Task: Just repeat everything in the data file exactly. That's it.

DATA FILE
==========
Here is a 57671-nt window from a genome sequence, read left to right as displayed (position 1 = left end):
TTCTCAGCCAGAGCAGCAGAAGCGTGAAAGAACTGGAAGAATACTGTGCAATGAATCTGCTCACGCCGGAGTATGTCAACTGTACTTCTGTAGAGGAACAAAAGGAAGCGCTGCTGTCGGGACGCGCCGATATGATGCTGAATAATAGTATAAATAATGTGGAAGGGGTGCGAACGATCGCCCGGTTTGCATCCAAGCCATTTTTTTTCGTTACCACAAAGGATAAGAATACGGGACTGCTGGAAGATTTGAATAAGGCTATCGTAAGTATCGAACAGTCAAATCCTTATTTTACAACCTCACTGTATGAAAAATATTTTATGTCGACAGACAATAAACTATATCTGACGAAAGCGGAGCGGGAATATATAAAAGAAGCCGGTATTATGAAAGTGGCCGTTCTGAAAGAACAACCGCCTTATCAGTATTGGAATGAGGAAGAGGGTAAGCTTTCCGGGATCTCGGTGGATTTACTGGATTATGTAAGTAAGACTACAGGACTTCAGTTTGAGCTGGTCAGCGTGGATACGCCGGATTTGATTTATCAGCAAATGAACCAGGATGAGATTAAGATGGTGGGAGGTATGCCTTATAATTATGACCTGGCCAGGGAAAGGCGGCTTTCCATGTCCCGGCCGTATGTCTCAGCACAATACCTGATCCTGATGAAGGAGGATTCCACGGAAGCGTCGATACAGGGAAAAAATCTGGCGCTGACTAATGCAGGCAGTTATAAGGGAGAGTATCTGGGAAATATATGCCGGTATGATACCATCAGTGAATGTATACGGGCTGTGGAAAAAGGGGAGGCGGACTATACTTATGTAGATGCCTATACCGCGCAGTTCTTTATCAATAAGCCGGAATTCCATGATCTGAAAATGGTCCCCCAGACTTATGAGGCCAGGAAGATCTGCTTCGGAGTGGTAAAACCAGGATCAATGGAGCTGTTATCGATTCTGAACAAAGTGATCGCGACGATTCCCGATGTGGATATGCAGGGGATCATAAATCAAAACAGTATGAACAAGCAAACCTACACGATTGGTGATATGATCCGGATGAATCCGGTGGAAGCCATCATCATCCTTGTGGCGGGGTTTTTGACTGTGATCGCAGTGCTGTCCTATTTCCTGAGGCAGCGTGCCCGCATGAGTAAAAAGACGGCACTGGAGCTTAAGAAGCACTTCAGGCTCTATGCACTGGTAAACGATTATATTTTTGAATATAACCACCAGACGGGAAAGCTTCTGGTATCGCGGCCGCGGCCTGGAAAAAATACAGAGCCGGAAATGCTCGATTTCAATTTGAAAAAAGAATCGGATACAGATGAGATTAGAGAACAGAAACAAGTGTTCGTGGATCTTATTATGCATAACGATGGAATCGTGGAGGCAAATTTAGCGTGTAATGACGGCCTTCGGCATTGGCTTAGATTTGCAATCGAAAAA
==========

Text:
Here is a 57671-nt window from a genome sequence, read left to right as displayed (position 1 = left end):
TTCTCAGCCAGAGCAGCAGAAGCGTGAAAGAACTGGAAGAATACTGTGCAATGAATCTGCTCACGCCGGAGTATGTCAACTGTACTTCTGTAGAGGAACAAAAGGAAGCGCTGCTGTCGGGACGCGCCGATATGATGCTGAATAATAGTATAAATAATGTGGAAGGGGTGCGAACGATCGCCCGGTTTGCATCCAAGCCATTTTTTTTCGTTACCACAAAGGATAAGAATACGGGACTGCTGGAAGATTTGAATAAGGCTATCGTAAGTATCGAACAGTCAAATCCTTATTTTACAACCTCACTGTATGAAAAATATTTTATGTCGACAGACAATAAACTATATCTGACGAAAGCGGAGCGGGAATATATAAAAGAAGCCGGTATTATGAAAGTGGCCGTTCTGAAAGAACAACCGCCTTATCAGTATTGGAATGAGGAAGAGGGTAAGCTTTCCGGGATCTCGGTGGATTTACTGGATTATGTAAGTAAGACTACAGGACTTCAGTTTGAGCTGGTCAGCGTGGATACGCCGGATTTGATTTATCAGCAAATGAACCAGGATGAGATTAAGATGGTGGGAGGTATGCCTTATAATTATGACCTGGCCAGGGAAAGGCGGCTTTCCATGTCCCGGCCGTATGTCTCAGCACAATACCTGATCCTGATGAAGGAGGATTCCACGGAAGCGTCGATACAGGGAAAAAATCTGGCGCTGACTAATGCAGGCAGTTATAAGGGAGAGTATCTGGGAAATATATGCCGGTATGATACCATCAGTGAATGTATACGGGCTGTGGAAAAAGGGGAGGCGGACTATACTTATGTAGATGCCTATACCGCGCAGTTCTTTATCAATAAGCCGGAATTCCATGATCTGAAAATGGTCCCCCAGACTTATGAGGCCAGGAAGATCTGCTTCGGAGTGGTAAAACCAGGATCAATGGAGCTGTTATCGATTCTGAACAAAGTGATCGCGACGATTCCCGATGTGGATATGCAGGGGATCATAAATCAAAACAGTATGAACAAGCAAACCTACACGATTGGTGATATGATCCGGATGAATCCGGTGGAAGCCATCATCATCCTTGTGGCGGGGTTTTTGACTGTGATCGCAGTGCTGTCCTATTTCCTGAGGCAGCGTGCCCGCATGAGTAAAAAGACGGCACTGGAGCTTAAGAAGCACTTCAGGCTCTATGCACTGGTAAACGATTATATTTTTGAATATAACCACCAGACGGGAAAGCTTCTGGTATCGCGGCCGCGGCCTGGAAAAAATACAGAGCCGGAAATGCTCGATTTCAATTTGAAAAAAGAATCGGATACAGATGAGATTAGAGAACAGAAACAAGTGTTCGTGGATCTTATTATGCATAACGATGGAATCGTGGAGGCAAATTTAGCGTGTAATGACGGCCTTCGGCATTGGCTTAGATTTGCAATCGAAAAA